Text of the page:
The Six Nations is like a good pair of jeans; it ought never to go out of fashion. The annual battles between rival tribes played out in front of our eyes are what, for many rugby supporters, make the game what it is. However, in a time when history is perhaps less fashionable than in generations past, so much more is needed to attract new fans, to grow the sport.
Disillusioned football supporters, parents and children alike, want to see top players bang in form. They crave the big hits, appreciate the scrummage and applaud disciplined, choreographed attacking play. So who, this year, might lay claim to the title of fans' favourite?
So far the one man who has most consistently stood out as a natural, threatening, truly world-class player is France's full-back, Clément Poitrenaud. While always regarded as a striking talent, he has repeatedly let himself down in the past by delivering moments of genuine horror.
His decision not to hoof the ball into touch in the Heineken Cup final, allowing Rob Howley to reach it and win Wasps the match, was potentially life-changing for Poitrenaud. But he is back, and seems to have taken a dose of solidity to complement his blistering attacking flair and seemingly panoramic vision.
A more important category, I am sure you will agree, is best prop. The French have long had a reputation as brutal, merciless scrummagers but the truth is that, since the late 1990s, they have not always been very good. Certainly, they very rarely give anyone an easy game but there have been times when we, as Guinness Premiership players, have wondered why on earth they kept picking the wrong guys. Now though, Marc Lièvremont appears to have got it right.
Perpignan's captain, Nicolas Mas, has been immense. Not a huge man, he is freakishly strong and has honed his (slightly, let us say, angular) technique over the last decade in the French Championship. The stability and forward momentum provided by Mas have been the rock on which this France team relied. He just goes to show that size is not everything.
Italy's home win over Scotland was not the best match of this Six Nations, but it was my favourite match. It had everything; two glorious anthems, wonderful weather, a monstrous forward battle and that feeling one gets when the underdogs secure victory having given everything to the cause.
Scotland were structured and well-drilled, but ultimately outmuscled. The Azzurri were ragtag and at times tactically naïve, but so committed and so ferociously physical that they seemed willing to die on that field. Seeing Scotland's prop Alan Jacobsen being held up near the line just seconds from the end summed up the whole day; those Italians were not ready to lose. It was an average rugby match but a magnificent spectacle of gladiatorial desire.
The biggest disappointment of the tournament for me was – you guessed it – the scrummaging, but only in one match. So much of the talk after England's game against Scotland was surrounding the shambles which had been made of the scrum that it saddened me. Repeated collapses followed not by sanctions but by one laborious reset after another made for a frustrating afternoon.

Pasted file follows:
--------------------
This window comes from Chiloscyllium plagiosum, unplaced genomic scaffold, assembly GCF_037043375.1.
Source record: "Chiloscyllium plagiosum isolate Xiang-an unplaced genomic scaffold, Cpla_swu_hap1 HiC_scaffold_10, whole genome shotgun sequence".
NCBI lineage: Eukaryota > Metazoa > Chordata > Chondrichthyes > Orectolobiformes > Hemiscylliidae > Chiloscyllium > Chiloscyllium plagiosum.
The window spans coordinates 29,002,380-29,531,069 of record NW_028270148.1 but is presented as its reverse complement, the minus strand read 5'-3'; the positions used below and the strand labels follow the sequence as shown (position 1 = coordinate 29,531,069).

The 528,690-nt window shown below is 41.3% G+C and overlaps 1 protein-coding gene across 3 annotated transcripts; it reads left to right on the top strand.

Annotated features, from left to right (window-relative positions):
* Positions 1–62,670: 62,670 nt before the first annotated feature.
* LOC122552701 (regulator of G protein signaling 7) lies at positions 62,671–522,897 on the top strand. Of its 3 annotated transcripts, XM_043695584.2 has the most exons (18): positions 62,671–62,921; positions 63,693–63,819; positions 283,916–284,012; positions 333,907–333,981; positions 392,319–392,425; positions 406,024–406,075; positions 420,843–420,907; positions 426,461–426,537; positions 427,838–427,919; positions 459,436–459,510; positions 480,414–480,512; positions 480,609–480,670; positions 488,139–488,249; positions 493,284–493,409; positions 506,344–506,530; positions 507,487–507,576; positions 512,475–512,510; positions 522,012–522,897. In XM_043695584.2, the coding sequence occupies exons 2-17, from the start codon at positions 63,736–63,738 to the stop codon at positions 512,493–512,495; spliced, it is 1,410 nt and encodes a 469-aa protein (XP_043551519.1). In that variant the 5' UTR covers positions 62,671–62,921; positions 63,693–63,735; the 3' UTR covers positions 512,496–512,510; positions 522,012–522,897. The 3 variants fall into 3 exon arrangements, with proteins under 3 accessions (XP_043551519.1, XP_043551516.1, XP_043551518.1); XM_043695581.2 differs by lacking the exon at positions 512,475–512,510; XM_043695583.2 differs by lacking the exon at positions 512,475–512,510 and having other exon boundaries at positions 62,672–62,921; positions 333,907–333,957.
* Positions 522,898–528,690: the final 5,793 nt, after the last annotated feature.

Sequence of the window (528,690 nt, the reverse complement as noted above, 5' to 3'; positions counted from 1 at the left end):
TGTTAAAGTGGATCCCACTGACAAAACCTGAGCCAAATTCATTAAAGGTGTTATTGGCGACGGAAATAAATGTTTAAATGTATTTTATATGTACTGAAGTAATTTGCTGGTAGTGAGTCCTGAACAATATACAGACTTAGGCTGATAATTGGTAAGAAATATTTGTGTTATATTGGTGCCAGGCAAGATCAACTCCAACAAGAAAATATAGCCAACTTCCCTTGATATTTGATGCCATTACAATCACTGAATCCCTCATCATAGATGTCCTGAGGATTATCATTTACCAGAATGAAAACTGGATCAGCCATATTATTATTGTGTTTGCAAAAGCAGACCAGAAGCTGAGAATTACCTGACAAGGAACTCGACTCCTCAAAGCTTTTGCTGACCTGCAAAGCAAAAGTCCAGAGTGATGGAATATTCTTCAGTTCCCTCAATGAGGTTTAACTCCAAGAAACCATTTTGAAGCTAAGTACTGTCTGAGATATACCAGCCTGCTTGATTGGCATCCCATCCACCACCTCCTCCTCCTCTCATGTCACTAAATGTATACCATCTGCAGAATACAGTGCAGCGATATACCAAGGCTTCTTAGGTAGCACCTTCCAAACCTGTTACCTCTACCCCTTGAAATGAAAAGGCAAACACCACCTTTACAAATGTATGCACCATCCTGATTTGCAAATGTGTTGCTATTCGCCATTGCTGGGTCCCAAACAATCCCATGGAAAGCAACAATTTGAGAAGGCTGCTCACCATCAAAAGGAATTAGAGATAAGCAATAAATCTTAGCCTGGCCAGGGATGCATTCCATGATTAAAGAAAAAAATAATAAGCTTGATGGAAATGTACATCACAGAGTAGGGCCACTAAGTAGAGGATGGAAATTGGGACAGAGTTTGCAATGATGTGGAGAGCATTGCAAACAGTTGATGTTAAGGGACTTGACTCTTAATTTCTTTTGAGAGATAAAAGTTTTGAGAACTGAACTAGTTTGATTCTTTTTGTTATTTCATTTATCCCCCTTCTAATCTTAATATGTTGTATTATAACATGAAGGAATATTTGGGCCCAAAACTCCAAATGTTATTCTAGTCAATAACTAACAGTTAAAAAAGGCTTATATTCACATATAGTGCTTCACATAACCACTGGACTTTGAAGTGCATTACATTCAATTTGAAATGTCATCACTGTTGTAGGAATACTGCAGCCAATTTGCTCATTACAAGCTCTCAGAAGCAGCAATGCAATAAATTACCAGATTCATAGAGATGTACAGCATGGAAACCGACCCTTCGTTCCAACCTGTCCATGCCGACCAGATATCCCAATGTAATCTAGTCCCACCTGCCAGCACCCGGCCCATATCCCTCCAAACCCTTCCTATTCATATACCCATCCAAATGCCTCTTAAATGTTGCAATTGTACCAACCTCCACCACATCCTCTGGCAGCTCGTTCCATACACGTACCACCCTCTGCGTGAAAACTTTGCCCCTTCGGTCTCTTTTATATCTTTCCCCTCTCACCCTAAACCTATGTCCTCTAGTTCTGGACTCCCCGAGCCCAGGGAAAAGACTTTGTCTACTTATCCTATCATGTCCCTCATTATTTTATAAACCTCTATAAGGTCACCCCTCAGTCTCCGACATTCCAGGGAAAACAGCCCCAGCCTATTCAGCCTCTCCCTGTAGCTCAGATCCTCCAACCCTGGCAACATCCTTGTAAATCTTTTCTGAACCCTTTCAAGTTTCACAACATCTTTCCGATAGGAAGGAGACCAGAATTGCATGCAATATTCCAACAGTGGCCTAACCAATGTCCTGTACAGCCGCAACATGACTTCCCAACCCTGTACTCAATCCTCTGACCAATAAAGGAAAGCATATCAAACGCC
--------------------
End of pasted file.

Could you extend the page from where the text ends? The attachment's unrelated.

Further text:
What we do not want is for officials to feel so under pressure to blow their whistles that an assertive guess is the best we can hope for, but a referee needs to be the boss so at some point calls have to be made. Of course, my views must be taken with a fistful of English salt but I know which front row I would have pinged.
Knowledge empowers decision-makers and that is what must be sought. This is not an easy task and not an exact science but the scrummage does not have to become the pit bull – unpredictable, uncontrollable and dangerous anyway – of rugby union. If those blowing the whistles (or not) commit to visiting clubs and talking to front-row players regularly, I just know the dark arts can become feared and revered again.
I hope that, by confiding in you the reader, I am neither obliterating ideals nor revealing myself to be rugby's village idiot, but the breakdown seems as big a mystery to me as it no doubt does to you. In truth, the tackle area appeared to sort itself out somewhat this time around. Whatever tinkerings the important men upstairs decided to employ, and however the assessors directed the referees to officiate, the results were promising.
There have been less men flopping over the ball and staying there while vigorously professing their innocence and displaying some sort of temporary paralysis, preventing them from even trying to wriggle to safety. The French, in particular, have managed to produce quick ball and the results have been wonderful.
So, long may it continue, and steadily may our sport grow. But not at the expense of the facets of rugby that form its heart; as long as there is a place on the field for a Poitrenaud, we'll need somewhere to heap all the gorillas who might otherwise get in his way. And what better place than a good scrum.Reuse content